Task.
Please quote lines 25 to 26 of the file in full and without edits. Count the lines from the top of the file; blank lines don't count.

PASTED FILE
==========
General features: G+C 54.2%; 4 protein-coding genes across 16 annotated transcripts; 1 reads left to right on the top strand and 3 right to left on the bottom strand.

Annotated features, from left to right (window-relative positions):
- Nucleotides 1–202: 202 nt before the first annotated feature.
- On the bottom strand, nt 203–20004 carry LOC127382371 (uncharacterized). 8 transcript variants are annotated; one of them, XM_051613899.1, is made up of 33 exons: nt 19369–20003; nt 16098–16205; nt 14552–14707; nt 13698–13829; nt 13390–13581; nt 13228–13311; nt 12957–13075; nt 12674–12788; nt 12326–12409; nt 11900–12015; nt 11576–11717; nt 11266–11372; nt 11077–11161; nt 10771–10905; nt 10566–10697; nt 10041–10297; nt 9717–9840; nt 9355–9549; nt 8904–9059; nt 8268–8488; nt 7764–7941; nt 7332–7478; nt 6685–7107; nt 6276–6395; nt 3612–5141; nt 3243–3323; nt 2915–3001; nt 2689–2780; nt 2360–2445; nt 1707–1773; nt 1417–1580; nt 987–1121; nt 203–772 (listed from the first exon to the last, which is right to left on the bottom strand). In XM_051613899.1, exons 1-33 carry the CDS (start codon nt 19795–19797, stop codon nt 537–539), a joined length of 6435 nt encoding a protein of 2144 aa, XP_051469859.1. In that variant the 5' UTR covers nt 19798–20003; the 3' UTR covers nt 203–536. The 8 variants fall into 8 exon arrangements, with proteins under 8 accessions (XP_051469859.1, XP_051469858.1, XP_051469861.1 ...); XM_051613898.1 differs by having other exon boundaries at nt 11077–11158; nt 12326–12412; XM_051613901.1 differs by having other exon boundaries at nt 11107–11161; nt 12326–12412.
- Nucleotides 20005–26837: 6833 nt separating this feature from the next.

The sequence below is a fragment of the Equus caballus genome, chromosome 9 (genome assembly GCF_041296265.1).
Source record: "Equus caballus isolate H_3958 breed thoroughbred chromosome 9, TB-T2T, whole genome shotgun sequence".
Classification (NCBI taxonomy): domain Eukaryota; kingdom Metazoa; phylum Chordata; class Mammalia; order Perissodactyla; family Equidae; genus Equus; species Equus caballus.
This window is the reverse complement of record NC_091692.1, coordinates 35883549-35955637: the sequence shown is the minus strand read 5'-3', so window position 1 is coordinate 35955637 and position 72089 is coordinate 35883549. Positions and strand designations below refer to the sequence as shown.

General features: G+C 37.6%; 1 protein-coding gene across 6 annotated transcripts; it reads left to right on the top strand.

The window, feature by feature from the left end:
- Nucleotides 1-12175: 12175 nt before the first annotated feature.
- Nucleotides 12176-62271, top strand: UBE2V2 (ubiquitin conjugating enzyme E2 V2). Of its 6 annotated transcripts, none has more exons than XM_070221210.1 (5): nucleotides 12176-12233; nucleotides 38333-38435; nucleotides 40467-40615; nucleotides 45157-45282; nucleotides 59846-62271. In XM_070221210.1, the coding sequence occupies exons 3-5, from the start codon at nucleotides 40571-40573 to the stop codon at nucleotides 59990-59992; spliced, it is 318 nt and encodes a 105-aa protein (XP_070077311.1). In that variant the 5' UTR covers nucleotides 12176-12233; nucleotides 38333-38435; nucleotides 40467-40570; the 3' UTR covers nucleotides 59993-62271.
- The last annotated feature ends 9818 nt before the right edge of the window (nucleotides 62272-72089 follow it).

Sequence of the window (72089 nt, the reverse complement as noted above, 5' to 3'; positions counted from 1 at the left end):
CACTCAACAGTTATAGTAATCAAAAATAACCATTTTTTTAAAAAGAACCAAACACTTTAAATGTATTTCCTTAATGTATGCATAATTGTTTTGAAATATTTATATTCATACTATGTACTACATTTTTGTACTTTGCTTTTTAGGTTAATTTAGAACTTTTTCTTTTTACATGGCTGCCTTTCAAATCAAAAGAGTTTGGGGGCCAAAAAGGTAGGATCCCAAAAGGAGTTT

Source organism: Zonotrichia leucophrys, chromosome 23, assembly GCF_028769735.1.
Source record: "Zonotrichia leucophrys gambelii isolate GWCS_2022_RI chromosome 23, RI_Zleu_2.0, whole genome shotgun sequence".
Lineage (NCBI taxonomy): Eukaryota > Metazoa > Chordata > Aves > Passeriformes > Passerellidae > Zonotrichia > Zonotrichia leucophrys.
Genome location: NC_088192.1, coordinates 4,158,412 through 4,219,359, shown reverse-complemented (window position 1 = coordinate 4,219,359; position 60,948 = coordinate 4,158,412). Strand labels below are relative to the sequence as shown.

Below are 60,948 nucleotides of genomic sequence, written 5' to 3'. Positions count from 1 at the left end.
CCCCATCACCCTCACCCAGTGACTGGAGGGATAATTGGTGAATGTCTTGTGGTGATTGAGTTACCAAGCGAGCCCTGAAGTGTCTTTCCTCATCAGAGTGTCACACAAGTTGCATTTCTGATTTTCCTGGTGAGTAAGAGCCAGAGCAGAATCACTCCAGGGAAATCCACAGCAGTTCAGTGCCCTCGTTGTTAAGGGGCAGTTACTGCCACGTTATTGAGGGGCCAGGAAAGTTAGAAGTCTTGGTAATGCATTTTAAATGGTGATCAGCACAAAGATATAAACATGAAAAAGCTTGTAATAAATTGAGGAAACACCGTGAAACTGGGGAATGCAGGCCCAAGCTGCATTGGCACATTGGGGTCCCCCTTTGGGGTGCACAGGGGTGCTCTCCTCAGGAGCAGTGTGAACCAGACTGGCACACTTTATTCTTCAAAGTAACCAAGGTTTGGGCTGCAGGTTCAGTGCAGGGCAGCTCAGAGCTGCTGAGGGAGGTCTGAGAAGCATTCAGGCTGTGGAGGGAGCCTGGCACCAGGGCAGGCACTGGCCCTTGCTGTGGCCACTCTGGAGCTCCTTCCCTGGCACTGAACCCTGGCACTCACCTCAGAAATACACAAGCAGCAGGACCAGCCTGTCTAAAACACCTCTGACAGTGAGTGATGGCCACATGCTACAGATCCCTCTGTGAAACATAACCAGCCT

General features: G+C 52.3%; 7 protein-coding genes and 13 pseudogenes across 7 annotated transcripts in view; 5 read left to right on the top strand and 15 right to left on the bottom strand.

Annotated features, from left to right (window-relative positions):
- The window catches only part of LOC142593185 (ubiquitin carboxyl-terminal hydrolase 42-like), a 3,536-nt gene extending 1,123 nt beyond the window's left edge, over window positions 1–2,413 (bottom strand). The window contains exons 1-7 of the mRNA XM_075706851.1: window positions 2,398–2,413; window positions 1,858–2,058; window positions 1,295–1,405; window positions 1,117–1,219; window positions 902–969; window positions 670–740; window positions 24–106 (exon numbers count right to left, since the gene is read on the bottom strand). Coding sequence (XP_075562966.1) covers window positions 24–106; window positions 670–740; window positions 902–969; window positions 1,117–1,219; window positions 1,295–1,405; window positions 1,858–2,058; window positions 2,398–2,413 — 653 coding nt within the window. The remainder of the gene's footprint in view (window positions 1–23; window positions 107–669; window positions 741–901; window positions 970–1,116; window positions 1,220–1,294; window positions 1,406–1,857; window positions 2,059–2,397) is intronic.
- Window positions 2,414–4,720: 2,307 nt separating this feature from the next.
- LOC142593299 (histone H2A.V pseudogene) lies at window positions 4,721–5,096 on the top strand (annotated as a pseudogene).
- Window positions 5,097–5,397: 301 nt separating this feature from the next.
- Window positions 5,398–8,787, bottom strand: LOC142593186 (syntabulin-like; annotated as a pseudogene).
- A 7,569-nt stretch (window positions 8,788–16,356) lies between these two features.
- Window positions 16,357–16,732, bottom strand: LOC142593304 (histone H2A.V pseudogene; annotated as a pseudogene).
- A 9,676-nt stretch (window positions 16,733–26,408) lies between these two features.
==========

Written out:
- The window catches only part of LOC142593185 (ubiquitin carboxyl-terminal hydrolase 42-like), a 3,536-nt gene extending 1,123 nt beyond the window's left edge, over window positions 1–2,413 (bottom strand). The window contains exons 1-7 of the mRNA XM_075706851.1: window positions 2,398–2,413; window positions 1,858–2,058; window positions 1,295–1,405; window positions 1,117–1,219; window positions 902–969; window positions 670–740; window positions 24–106 (exon numbers count right to left, since the gene is read on the bottom strand). Coding sequence (XP_075562966.1) covers window positions 24–106; window positions 670–740; window positions 902–969; window positions 1,117–1,219; window positions 1,295–1,405; window positions 1,858–2,058; window positions 2,398–2,413 — 653 coding nt within the window. The remainder of the gene's footprint in view (window positions 1–23; window positions 107–669; window positions 741–901; window positions 970–1,116; window positions 1,220–1,294; window positions 1,406–1,857; window positions 2,059–2,397) is intronic.
- Window positions 2,414–4,720: 2,307 nt separating this feature from the next.